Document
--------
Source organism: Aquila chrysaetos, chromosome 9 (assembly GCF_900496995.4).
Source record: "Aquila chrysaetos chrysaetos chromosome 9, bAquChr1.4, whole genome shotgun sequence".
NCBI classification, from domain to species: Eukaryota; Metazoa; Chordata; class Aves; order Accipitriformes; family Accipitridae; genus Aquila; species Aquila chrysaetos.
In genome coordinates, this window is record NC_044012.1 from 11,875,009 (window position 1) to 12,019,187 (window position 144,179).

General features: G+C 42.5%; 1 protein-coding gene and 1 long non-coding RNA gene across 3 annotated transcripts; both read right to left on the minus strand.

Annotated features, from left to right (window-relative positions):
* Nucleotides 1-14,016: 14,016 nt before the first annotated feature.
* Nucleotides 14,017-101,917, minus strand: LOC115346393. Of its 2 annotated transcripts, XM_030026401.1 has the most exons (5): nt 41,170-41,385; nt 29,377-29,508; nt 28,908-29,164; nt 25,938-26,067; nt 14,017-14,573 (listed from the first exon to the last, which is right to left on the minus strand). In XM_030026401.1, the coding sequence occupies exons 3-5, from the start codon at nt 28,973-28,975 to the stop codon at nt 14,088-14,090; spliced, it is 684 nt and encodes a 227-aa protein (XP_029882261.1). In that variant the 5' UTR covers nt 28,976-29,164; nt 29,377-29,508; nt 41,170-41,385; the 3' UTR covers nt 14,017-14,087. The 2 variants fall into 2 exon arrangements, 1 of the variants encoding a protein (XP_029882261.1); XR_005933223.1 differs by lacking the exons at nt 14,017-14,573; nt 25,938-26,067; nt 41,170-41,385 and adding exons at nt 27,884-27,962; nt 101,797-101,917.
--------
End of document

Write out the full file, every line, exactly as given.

Source organism: Aquila chrysaetos, chromosome 9 (assembly GCF_900496995.4).
Source record: "Aquila chrysaetos chrysaetos chromosome 9, bAquChr1.4, whole genome shotgun sequence".
NCBI classification, from domain to species: Eukaryota; Metazoa; Chordata; class Aves; order Accipitriformes; family Accipitridae; genus Aquila; species Aquila chrysaetos.
In genome coordinates, this window is record NC_044012.1 from 11,875,009 (window position 1) to 12,019,187 (window position 144,179).

General features: G+C 42.5%; 1 protein-coding gene and 1 long non-coding RNA gene across 3 annotated transcripts; both read right to left on the minus strand.

Annotated features, from left to right (window-relative positions):
* Nucleotides 1-14,016: 14,016 nt before the first annotated feature.
* Nucleotides 14,017-101,917, minus strand: LOC115346393. Of its 2 annotated transcripts, XM_030026401.1 has the most exons (5): nt 41,170-41,385; nt 29,377-29,508; nt 28,908-29,164; nt 25,938-26,067; nt 14,017-14,573 (listed from the first exon to the last, which is right to left on the minus strand). In XM_030026401.1, the coding sequence occupies exons 3-5, from the start codon at nt 28,973-28,975 to the stop codon at nt 14,088-14,090; spliced, it is 684 nt and encodes a 227-aa protein (XP_029882261.1). In that variant the 5' UTR covers nt 28,976-29,164; nt 29,377-29,508; nt 41,170-41,385; the 3' UTR covers nt 14,017-14,087. The 2 variants fall into 2 exon arrangements, 1 of the variants encoding a protein (XP_029882261.1); XR_005933223.1 differs by lacking the exons at nt 14,017-14,573; nt 25,938-26,067; nt 41,170-41,385 and adding exons at nt 27,884-27,962; nt 101,797-101,917.